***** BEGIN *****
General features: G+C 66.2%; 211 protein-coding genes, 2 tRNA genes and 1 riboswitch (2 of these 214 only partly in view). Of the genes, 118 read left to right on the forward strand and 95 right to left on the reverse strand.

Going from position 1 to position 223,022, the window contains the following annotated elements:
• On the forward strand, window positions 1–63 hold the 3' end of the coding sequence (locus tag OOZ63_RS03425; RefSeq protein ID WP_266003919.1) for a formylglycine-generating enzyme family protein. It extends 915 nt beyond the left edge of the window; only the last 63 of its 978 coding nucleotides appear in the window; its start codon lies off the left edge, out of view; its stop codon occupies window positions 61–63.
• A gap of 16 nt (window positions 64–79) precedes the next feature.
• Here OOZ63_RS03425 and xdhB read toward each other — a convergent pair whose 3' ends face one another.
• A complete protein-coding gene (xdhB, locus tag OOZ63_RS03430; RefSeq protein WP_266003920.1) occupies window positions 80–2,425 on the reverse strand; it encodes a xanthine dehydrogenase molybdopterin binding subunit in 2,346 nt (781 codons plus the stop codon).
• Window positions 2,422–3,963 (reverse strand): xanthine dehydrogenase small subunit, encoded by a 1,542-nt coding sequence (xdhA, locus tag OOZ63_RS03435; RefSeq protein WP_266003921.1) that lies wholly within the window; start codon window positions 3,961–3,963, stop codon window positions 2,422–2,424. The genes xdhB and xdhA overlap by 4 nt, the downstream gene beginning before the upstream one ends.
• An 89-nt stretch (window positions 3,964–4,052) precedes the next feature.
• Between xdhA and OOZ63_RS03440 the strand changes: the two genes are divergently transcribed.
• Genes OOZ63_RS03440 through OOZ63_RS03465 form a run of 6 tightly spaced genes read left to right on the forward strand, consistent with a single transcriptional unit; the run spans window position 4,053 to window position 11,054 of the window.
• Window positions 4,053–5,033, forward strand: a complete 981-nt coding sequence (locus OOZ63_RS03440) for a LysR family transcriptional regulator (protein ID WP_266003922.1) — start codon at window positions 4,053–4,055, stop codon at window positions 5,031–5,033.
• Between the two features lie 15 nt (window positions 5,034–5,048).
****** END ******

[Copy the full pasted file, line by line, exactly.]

General features: G+C 66.2%; 211 protein-coding genes, 2 tRNA genes and 1 riboswitch (2 of these 214 only partly in view). Of the genes, 118 read left to right on the forward strand and 95 right to left on the reverse strand.

Going from position 1 to position 223,022, the window contains the following annotated elements:
• On the forward strand, window positions 1–63 hold the 3' end of the coding sequence (locus tag OOZ63_RS03425; RefSeq protein ID WP_266003919.1) for a formylglycine-generating enzyme family protein. It extends 915 nt beyond the left edge of the window; only the last 63 of its 978 coding nucleotides appear in the window; its start codon lies off the left edge, out of view; its stop codon occupies window positions 61–63.
• A gap of 16 nt (window positions 64–79) precedes the next feature.
• Here OOZ63_RS03425 and xdhB read toward each other — a convergent pair whose 3' ends face one another.
• A complete protein-coding gene (xdhB, locus tag OOZ63_RS03430; RefSeq protein WP_266003920.1) occupies window positions 80–2,425 on the reverse strand; it encodes a xanthine dehydrogenase molybdopterin binding subunit in 2,346 nt (781 codons plus the stop codon).
• Window positions 2,422–3,963 (reverse strand): xanthine dehydrogenase small subunit, encoded by a 1,542-nt coding sequence (xdhA, locus tag OOZ63_RS03435; RefSeq protein WP_266003921.1) that lies wholly within the window; start codon window positions 3,961–3,963, stop codon window positions 2,422–2,424. The genes xdhB and xdhA overlap by 4 nt, the downstream gene beginning before the upstream one ends.
• An 89-nt stretch (window positions 3,964–4,052) precedes the next feature.
• Between xdhA and OOZ63_RS03440 the strand changes: the two genes are divergently transcribed.
• Genes OOZ63_RS03440 through OOZ63_RS03465 form a run of 6 tightly spaced genes read left to right on the forward strand, consistent with a single transcriptional unit; the run spans window position 4,053 to window position 11,054 of the window.
• Window positions 4,053–5,033, forward strand: a complete 981-nt coding sequence (locus OOZ63_RS03440) for a LysR family transcriptional regulator (protein ID WP_266003922.1) — start codon at window positions 4,053–4,055, stop codon at window positions 5,031–5,033.
• Between the two features lie 15 nt (window positions 5,034–5,048).